By now every civilized reader has heard about the Facebook/Cambridge Analytica scandal. And like Captain Renault in Casablanca, people are shocked, shocked! to find that their data is being used not only to sell them to advertisers but to political campaigns as well. WHO KNEW??
But this has all been going on a long time. How do you think all that junk mail got into mailboxes in the 80s and 90s? The difference now is scale — and pure, all-out brazenness.
Annika Richterich’s new book provides a systematic contemporary overview of the field of critical data studies, and suggests that the field needs a revolution in ethics. The usual topics are there: privacy, open data, education, technocapitalism, etc. But the big emphasis in the book deals especially with one often overlooked area of big data research: biomedical studies.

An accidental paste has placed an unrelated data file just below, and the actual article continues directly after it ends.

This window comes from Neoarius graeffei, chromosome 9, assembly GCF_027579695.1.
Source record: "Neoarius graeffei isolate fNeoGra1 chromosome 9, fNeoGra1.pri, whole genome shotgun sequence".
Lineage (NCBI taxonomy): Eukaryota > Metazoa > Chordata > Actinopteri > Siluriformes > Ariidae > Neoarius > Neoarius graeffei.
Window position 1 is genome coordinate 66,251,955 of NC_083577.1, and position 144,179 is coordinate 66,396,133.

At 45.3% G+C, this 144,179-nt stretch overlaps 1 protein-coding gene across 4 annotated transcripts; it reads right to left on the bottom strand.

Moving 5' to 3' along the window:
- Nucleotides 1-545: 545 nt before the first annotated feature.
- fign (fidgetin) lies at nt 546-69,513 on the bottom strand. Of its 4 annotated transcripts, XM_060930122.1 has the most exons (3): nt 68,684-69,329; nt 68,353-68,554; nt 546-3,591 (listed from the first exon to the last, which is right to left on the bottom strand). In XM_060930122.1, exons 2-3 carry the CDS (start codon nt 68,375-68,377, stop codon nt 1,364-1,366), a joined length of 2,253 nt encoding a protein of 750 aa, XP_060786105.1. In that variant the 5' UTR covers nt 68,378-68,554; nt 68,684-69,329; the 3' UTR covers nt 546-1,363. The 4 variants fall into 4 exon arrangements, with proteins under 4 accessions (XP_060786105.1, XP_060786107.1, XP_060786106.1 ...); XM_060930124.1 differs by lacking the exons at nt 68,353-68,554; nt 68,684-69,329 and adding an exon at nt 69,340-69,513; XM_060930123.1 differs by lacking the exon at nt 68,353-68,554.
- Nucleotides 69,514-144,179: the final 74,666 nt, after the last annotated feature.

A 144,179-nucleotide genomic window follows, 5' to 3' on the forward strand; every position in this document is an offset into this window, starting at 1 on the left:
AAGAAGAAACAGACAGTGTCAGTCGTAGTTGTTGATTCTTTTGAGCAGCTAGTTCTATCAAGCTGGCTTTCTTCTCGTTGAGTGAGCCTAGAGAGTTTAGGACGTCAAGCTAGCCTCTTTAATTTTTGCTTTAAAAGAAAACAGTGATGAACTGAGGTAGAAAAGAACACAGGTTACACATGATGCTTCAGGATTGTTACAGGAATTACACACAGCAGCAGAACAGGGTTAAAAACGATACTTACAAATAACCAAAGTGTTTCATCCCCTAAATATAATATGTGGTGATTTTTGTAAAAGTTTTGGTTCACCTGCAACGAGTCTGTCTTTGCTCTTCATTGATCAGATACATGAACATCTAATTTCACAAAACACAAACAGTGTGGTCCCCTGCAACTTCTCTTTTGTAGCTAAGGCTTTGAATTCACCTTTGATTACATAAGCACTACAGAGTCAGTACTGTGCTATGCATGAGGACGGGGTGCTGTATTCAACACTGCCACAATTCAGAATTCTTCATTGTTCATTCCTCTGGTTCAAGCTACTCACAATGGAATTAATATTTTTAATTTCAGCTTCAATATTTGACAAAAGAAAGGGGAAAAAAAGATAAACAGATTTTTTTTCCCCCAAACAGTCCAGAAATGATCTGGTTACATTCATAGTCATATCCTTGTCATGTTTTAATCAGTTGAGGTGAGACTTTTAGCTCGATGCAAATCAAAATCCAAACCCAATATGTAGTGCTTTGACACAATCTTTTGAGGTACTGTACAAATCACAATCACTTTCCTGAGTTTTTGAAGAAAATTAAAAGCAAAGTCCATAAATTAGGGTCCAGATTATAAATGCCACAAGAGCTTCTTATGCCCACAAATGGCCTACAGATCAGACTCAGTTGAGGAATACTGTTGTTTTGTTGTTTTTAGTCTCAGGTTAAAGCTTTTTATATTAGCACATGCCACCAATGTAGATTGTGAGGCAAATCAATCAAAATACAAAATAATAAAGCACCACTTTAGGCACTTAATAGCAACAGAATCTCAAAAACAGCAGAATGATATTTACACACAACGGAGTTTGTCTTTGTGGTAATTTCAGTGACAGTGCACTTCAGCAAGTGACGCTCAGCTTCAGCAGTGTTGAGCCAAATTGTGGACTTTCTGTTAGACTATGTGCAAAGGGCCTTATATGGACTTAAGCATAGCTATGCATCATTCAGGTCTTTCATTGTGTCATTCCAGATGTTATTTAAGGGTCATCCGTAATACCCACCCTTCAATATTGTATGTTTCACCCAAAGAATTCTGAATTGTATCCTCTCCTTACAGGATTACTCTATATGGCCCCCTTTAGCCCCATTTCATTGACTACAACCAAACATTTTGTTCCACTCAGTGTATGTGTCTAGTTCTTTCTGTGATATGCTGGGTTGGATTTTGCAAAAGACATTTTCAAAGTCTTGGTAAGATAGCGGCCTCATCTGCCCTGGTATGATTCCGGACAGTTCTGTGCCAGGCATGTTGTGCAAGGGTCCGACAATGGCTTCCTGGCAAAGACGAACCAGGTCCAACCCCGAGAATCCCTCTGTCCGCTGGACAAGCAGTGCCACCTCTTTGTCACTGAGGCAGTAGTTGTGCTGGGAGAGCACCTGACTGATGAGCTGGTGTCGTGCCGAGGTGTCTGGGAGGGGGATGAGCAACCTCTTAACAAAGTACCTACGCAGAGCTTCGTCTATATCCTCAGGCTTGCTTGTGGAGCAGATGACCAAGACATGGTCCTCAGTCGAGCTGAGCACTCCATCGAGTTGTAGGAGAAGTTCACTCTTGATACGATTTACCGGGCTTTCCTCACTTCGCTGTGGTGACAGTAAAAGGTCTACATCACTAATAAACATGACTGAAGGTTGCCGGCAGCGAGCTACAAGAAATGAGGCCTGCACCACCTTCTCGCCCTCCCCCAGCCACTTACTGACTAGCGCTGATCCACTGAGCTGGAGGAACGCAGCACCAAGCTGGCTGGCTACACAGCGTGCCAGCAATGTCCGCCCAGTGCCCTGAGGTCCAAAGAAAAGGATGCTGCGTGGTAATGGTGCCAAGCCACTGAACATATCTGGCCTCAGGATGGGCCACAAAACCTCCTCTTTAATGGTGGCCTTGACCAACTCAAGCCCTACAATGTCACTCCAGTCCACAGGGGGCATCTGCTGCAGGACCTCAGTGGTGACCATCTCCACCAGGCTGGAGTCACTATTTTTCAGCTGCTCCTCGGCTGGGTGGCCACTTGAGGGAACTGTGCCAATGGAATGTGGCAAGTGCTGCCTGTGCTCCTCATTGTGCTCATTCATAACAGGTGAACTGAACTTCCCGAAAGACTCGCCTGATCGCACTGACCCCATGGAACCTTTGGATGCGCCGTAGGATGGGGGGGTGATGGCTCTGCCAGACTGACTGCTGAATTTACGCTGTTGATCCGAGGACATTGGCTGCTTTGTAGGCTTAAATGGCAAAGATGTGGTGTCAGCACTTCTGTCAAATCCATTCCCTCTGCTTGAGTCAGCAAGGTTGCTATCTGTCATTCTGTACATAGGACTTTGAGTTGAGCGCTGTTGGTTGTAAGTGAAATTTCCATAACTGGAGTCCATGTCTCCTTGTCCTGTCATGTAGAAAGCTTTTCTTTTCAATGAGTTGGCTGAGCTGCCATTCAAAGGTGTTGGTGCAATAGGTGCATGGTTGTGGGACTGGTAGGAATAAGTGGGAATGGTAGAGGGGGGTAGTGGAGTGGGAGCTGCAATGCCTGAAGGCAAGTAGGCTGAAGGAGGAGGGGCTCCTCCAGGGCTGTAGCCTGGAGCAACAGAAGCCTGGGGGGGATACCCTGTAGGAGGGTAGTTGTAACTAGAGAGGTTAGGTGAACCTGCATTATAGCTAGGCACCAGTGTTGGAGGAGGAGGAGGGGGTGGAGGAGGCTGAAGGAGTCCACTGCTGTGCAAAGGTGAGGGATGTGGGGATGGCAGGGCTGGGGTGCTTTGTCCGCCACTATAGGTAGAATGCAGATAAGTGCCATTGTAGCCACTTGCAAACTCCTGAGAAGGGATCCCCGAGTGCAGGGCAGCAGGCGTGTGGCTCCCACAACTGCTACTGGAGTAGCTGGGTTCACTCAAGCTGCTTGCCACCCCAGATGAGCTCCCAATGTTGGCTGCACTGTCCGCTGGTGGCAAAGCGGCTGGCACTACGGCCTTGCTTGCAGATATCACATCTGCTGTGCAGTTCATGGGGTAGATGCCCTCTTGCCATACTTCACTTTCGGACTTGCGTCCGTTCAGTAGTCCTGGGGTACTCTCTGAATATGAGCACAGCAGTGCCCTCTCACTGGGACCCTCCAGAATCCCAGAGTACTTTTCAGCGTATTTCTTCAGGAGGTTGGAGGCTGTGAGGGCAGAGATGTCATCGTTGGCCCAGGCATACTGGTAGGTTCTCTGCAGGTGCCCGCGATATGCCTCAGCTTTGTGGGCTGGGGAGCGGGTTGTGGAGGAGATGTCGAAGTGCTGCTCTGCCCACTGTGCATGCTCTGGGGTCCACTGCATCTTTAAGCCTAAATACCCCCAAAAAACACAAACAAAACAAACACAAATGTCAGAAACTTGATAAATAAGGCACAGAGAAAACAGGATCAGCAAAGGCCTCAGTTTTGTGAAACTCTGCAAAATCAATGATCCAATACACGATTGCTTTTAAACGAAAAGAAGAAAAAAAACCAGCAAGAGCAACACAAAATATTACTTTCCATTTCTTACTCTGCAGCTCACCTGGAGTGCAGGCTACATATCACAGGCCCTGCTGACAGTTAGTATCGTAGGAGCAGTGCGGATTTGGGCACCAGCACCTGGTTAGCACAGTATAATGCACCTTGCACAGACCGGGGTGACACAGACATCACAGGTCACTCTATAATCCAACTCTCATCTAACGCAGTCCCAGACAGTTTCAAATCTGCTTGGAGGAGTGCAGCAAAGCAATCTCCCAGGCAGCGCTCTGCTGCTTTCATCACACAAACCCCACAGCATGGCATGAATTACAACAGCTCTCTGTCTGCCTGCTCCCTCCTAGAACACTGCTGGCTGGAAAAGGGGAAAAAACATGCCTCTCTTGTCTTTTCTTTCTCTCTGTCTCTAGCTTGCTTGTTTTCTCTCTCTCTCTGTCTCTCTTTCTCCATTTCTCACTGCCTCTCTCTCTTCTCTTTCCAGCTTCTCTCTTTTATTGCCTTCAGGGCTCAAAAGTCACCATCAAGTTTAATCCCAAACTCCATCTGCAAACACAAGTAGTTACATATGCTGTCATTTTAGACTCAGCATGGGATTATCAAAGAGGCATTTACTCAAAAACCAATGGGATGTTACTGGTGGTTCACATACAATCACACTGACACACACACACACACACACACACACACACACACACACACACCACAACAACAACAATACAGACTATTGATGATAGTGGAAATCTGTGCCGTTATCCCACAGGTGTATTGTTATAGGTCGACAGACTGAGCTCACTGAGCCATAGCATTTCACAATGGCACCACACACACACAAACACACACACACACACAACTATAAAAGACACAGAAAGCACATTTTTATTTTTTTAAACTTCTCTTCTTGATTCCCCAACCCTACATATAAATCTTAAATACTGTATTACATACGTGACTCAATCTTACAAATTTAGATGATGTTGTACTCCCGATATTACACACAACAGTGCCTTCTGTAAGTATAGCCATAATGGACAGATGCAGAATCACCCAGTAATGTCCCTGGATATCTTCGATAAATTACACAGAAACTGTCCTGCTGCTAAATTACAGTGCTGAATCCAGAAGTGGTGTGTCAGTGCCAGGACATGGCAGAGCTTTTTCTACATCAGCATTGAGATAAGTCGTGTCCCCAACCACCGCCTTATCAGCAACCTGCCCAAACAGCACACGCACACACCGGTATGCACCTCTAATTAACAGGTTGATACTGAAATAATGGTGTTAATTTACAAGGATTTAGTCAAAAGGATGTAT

Professor Richterich argues persuasively that the use of big data in research urgently needs to be considered from the vantage point of ethics and social justice. Given the ka-ching involved, an uneasy and largely monetary relationship has evolved between big data research and technology companies. This has led to outright surveillance of citizens in areas previously thought to be private and inviolable, especially patients in the medical sector. Without a serious reform in ethical approach, this can only be disastrous for citizens across the world.
It’s a fairly short book as academic texts go, and quite readable. And it’s free, thanks to the folks at Knowledge Unlatched.